Monthly Archives: May 2018

Online self-help: encouraging patient take-up

In last month’s newsletter we reported on the demand audit carried out by Hertfordshire-based Lea Valley Health. The exercise threw up some interesting findings, and just one which stuck out was how little patients were using online self-help or advice prior to making an appointment. Of those surveyed, just 2% used the surgery website to ‘self-help’ and a further 19% used other services, such as NHS 111.

It’s clear that the default position for 79% of patients surveyed was to go straight to the doctor. And it seems likely that this is reflected at practices across the country.

So how do you encourage patients to seek help first? Given how stretched practices are, the more you can pre-empt the tendency to go straight to the GP – without, of course, putting patients at risk – the better.

Five practical tips

This month, we will look five measures practices can take to guide patients towards trusted self-help before they make a phone call to the practice or make an appointment.

  1. Be succinct. Home in on just a few issues at any one time – subjects that are relevant to your patients, the things that they are phoning about. Avoid the temptation of putting in an exhaustive list of everything you can think of and creating a long-winded and off-putting A-Z of self-help.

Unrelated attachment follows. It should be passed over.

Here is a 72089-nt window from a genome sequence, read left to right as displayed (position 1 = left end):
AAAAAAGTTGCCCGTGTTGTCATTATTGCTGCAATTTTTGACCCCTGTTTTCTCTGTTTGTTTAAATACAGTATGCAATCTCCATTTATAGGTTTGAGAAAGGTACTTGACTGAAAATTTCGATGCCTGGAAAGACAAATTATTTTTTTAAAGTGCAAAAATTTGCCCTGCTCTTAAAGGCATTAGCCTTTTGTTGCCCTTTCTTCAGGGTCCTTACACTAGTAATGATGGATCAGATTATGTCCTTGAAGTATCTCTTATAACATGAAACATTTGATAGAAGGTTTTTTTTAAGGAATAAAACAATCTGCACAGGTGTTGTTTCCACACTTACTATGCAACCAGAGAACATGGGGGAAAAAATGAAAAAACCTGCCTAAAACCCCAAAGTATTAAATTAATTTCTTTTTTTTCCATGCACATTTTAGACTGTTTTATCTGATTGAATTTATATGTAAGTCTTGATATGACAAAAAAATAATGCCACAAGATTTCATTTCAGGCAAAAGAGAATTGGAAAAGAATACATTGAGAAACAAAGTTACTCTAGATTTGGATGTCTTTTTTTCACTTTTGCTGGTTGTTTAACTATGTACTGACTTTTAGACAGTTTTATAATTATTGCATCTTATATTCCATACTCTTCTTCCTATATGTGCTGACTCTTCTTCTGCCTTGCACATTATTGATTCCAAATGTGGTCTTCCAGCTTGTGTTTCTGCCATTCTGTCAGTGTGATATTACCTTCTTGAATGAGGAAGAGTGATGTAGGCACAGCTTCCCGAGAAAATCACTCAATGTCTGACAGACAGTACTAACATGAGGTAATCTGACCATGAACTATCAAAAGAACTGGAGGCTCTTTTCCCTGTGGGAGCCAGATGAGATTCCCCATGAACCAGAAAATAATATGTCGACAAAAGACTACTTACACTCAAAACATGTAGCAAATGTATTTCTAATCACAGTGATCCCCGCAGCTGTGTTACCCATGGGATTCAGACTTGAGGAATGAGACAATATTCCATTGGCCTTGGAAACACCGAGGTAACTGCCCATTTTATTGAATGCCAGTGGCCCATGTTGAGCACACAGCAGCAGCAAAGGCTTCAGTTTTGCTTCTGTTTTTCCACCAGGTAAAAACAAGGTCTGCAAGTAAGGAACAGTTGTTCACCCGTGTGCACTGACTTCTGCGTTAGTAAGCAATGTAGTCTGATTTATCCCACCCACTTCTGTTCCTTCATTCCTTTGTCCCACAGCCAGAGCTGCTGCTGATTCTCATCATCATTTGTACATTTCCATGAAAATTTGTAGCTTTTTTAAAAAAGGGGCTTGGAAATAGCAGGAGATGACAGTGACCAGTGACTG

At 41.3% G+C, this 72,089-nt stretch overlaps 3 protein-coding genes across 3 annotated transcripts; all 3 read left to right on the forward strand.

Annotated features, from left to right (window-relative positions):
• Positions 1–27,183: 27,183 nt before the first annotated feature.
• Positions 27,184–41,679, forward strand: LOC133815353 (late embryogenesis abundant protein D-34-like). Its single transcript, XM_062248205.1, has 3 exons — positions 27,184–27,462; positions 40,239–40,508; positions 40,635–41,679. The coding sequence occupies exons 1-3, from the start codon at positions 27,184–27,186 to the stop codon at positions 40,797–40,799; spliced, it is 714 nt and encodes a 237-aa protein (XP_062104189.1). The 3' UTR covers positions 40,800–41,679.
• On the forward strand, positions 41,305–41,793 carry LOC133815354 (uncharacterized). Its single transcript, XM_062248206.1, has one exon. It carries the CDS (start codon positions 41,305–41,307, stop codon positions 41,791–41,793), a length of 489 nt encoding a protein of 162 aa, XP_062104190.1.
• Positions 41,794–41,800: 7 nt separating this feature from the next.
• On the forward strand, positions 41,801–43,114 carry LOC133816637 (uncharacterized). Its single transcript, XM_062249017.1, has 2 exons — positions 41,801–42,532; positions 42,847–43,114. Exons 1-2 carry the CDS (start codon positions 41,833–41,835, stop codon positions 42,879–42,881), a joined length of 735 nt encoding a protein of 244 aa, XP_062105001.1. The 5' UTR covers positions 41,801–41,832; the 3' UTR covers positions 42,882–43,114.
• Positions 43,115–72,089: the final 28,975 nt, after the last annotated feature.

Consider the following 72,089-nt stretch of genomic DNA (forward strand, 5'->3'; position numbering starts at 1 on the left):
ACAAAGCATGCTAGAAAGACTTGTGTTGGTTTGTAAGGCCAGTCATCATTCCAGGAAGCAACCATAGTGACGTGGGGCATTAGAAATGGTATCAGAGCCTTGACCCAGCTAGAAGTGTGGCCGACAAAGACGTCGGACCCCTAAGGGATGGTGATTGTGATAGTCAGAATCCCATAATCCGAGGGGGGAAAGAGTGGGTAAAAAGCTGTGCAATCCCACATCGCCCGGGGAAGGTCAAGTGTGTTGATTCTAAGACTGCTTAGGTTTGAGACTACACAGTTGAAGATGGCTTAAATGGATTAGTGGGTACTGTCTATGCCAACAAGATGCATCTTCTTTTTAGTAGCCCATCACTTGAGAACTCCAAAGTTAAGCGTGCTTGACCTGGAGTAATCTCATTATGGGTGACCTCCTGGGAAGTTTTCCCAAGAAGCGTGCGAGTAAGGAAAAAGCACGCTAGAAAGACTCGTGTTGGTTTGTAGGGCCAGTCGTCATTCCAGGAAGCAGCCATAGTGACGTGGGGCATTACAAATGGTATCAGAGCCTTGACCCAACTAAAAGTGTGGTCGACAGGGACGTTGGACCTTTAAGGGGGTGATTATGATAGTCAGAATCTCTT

2. Be topical. Highlight features that are current to the time of year such as hay fever or travel in the summer; colds and flu in the winter. Taking the time to keep a content calendar can pay dividends.
  3. Concentrate on giving advice, write text that addresses your patients’ issues and make your copy clear and simple. People have a very limited attention span when reading online, so text that gets to the point and solves their issue, or gives them direction, will be the most effective.
  4. Structure the copy so it gives clear instructions. Focus on what the patient can do now, when they should seek medical help, and where can they go for advice. The move to mobile – with so many people accessing websites via smart phone or tablet – has only strengthened the argument for writing short, direct instructions.
  5. Measure the results. As a simple starting point, look at the analytics on your website to see what impact the content is having. You’ll soon know what does and doesn’t work and you can adjust your text where necessary.

These five simple steps taken together should not only increase the use of your website, but encourage patients to take a self-help route first.

And finally, educate your patients about the features of your website and how it can help them get their answers more quickly. Don’t make the website your practice’s best kept secret!